Here are some other interesting facts I found in my research.
Blacks make up 40% of the homeless population when they are only 13% of the total population.
Blacks are 8% more likely to not have health insurance compared to whites, and on average, a black individual will live over 12 years without health insurance, and white individuals will live just under 8 without health insurance.
To recap the forrest, and again institutional racism is examining the forrest.
- Blacks are less likely to graduate high school or obtain a college degree.
- Black families make on average $28,000 less than white families a year.
- Black families’ net worth or accumulated wealth is 13 times or 1,300% less than the average white family.
- Blacks are 100% more likely to live in poverty.
- Blacks are 29% less likely to own a home.
- Blacks are 100% more likely to be unemployed.
- Blacks make up 40% of the homeless population but only 13% of the national population.
- Blacks on average live 4 years longer without health insurance than whites and are less likely to have health insurance at all.
There are plenty more gaps I could have shared, but the evidence is clear. Whites are better educated, make more money, and accumulate more wealth than blacks. That is not in dispute.
Institutional racism is the belief that there are institutional reasons for these gaps. These gaps do not exist just because blacks make bad choices and whites make good choices.
Usually one of the first examples raised by the proponents of institutional racism is Franklin Roosevelt’s establishment of the Federal Housing Authority, which has been proved in the 1930’s, and into later decades, to be designed to help segregate the county. It drew redlines around areas where the FHA would not insure home loans. Of course, most black communities, were redlined. Blacks were not able to obtain insured home loans or home loans at all. Whites were able to obtain these insured loans. This allowed whites during the depression to grow their family’s wealth by becoming homeowners through government aid.
Institutional racism is the belief that through geography, school districts, laws, regulations, and the like, blacks have a harder time thriving in America.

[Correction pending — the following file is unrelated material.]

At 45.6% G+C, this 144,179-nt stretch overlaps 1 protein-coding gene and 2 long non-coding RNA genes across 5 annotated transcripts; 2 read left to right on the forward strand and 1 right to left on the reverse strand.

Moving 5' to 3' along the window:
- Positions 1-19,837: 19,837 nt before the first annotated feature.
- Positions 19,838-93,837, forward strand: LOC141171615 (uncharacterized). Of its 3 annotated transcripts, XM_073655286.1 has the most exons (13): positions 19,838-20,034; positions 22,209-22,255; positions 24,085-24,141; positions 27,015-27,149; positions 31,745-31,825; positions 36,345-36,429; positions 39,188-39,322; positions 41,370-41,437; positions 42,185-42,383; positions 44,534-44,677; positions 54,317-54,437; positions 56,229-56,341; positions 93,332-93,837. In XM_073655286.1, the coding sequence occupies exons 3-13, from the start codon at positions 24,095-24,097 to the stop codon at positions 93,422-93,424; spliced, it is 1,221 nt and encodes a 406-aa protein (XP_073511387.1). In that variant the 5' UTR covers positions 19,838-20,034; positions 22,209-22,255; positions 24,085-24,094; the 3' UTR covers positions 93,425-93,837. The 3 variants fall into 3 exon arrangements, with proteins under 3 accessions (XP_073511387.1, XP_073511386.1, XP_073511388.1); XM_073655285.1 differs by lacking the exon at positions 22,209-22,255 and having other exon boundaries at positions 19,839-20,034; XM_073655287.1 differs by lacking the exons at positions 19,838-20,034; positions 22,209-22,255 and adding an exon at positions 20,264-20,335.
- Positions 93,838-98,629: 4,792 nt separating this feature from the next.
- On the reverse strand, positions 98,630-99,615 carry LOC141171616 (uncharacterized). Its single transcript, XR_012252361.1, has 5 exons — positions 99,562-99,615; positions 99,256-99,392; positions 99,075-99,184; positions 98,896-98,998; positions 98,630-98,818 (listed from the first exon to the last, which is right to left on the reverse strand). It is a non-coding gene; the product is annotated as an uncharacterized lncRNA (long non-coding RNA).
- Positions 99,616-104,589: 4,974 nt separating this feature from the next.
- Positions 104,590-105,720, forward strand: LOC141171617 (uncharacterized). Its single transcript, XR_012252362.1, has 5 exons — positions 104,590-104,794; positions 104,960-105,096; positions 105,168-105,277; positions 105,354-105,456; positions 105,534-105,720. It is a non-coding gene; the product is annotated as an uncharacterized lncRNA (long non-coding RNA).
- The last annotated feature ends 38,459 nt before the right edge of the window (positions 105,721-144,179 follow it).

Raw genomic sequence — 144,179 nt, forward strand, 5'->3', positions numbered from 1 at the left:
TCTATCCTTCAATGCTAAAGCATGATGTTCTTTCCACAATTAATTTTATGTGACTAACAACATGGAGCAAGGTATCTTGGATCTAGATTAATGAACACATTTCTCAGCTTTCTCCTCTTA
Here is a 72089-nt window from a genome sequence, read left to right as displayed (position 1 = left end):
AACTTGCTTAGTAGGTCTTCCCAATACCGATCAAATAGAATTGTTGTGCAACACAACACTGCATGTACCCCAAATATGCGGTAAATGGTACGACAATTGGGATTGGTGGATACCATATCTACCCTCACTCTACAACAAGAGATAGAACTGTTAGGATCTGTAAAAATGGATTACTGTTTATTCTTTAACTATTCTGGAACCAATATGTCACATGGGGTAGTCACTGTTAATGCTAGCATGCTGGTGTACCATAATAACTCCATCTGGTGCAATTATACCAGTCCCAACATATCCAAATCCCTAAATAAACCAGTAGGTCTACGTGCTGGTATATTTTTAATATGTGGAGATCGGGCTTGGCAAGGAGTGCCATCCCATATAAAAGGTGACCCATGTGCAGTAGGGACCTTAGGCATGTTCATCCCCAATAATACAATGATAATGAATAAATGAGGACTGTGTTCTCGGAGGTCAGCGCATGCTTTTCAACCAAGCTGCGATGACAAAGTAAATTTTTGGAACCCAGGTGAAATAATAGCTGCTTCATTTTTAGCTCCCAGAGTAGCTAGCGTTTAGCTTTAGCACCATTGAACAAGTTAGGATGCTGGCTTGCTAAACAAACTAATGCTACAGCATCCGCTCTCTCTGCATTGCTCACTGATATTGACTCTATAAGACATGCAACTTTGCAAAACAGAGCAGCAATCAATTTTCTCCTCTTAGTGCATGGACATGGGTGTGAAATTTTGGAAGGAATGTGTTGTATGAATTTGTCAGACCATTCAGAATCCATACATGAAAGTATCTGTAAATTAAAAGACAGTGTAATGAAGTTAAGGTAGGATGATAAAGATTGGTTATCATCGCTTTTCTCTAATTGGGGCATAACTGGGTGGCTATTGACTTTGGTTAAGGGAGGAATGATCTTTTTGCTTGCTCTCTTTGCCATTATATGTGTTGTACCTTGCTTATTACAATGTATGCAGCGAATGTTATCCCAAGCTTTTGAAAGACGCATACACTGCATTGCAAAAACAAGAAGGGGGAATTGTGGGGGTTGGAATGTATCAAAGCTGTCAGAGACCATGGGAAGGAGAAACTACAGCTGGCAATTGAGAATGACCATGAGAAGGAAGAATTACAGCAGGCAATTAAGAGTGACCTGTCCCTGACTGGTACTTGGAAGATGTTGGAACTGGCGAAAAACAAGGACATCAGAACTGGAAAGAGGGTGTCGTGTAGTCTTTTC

These institutions that disproportionally effect blacks in a negative way do not have to be current for institutional racism to exist and to have impact. Institutional racism can have generational impact. Roosevelt’s FHA established in the 1930’s is often credited as the catalyst that catapulted white wealth after the depression, and herded blacks into economically depressed geographic areas with less educational opportunities and less work opportunities. There are plenty of proponents who believe that America is still dealing with the effects of Roosevelt’s FHA.
The main thrust institutional racism is arguing is that black families do not make $28,000 dollars less a year, accumulate 13 times less wealth, and are 29% less likely to own a home because of a lack of desire or a lack of ability.
There are institutional reasons for the gaps. Proponents of institutional racism want to discover the reasons for the gaps, whether it is a bad law, bad school district, bad economic location, or whatever, and then, change them, so that these gaps can be closed. It is not saying all white people, the majority of white people, or any white people are directly racists. Institutional racism argues there are systems of geography, regulation, schooling, among others that play a key role in the gaps between whites and blacks socially and economically.
I know I learned something researching institutional racism. I hope you did too. And I pray we discover the reasons for these gaps and close them.